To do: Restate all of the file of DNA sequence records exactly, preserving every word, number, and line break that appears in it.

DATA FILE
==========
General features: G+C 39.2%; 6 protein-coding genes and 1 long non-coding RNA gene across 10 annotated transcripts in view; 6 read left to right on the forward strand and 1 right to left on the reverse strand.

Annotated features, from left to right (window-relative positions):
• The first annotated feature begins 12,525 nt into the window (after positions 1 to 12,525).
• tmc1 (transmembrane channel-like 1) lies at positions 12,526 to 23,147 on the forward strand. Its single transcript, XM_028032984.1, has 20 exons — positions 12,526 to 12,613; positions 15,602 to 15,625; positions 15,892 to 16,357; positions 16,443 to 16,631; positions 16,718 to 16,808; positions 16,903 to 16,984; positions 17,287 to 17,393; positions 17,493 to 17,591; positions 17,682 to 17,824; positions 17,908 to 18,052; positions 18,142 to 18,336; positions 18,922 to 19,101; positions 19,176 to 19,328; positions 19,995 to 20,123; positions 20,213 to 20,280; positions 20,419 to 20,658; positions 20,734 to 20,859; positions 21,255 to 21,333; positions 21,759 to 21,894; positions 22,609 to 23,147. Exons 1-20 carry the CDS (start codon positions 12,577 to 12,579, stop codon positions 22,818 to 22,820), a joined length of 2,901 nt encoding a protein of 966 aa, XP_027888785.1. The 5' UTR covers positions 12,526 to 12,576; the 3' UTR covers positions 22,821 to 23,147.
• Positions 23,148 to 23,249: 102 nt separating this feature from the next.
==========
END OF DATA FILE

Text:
General features: G+C 39.2%; 6 protein-coding genes and 1 long non-coding RNA gene across 10 annotated transcripts in view; 6 read left to right on the forward strand and 1 right to left on the reverse strand.

Annotated features, from left to right (window-relative positions):
• The first annotated feature begins 12,525 nt into the window (after positions 1 to 12,525).
• tmc1 (transmembrane channel-like 1) lies at positions 12,526 to 23,147 on the forward strand. Its single transcript, XM_028032984.1, has 20 exons — positions 12,526 to 12,613; positions 15,602 to 15,625; positions 15,892 to 16,357; positions 16,443 to 16,631; positions 16,718 to 16,808; positions 16,903 to 16,984; positions 17,287 to 17,393; positions 17,493 to 17,591; positions 17,682 to 17,824; positions 17,908 to 18,052; positions 18,142 to 18,336; positions 18,922 to 19,101; positions 19,176 to 19,328; positions 19,995 to 20,123; positions 20,213 to 20,280; positions 20,419 to 20,658; positions 20,734 to 20,859; positions 21,255 to 21,333; positions 21,759 to 21,894; positions 22,609 to 23,147. Exons 1-20 carry the CDS (start codon positions 12,577 to 12,579, stop codon positions 22,818 to 22,820), a joined length of 2,901 nt encoding a protein of 966 aa, XP_027888785.1. The 5' UTR covers positions 12,526 to 12,576; the 3' UTR covers positions 22,821 to 23,147.
• Positions 23,148 to 23,249: 102 nt separating this feature from the next.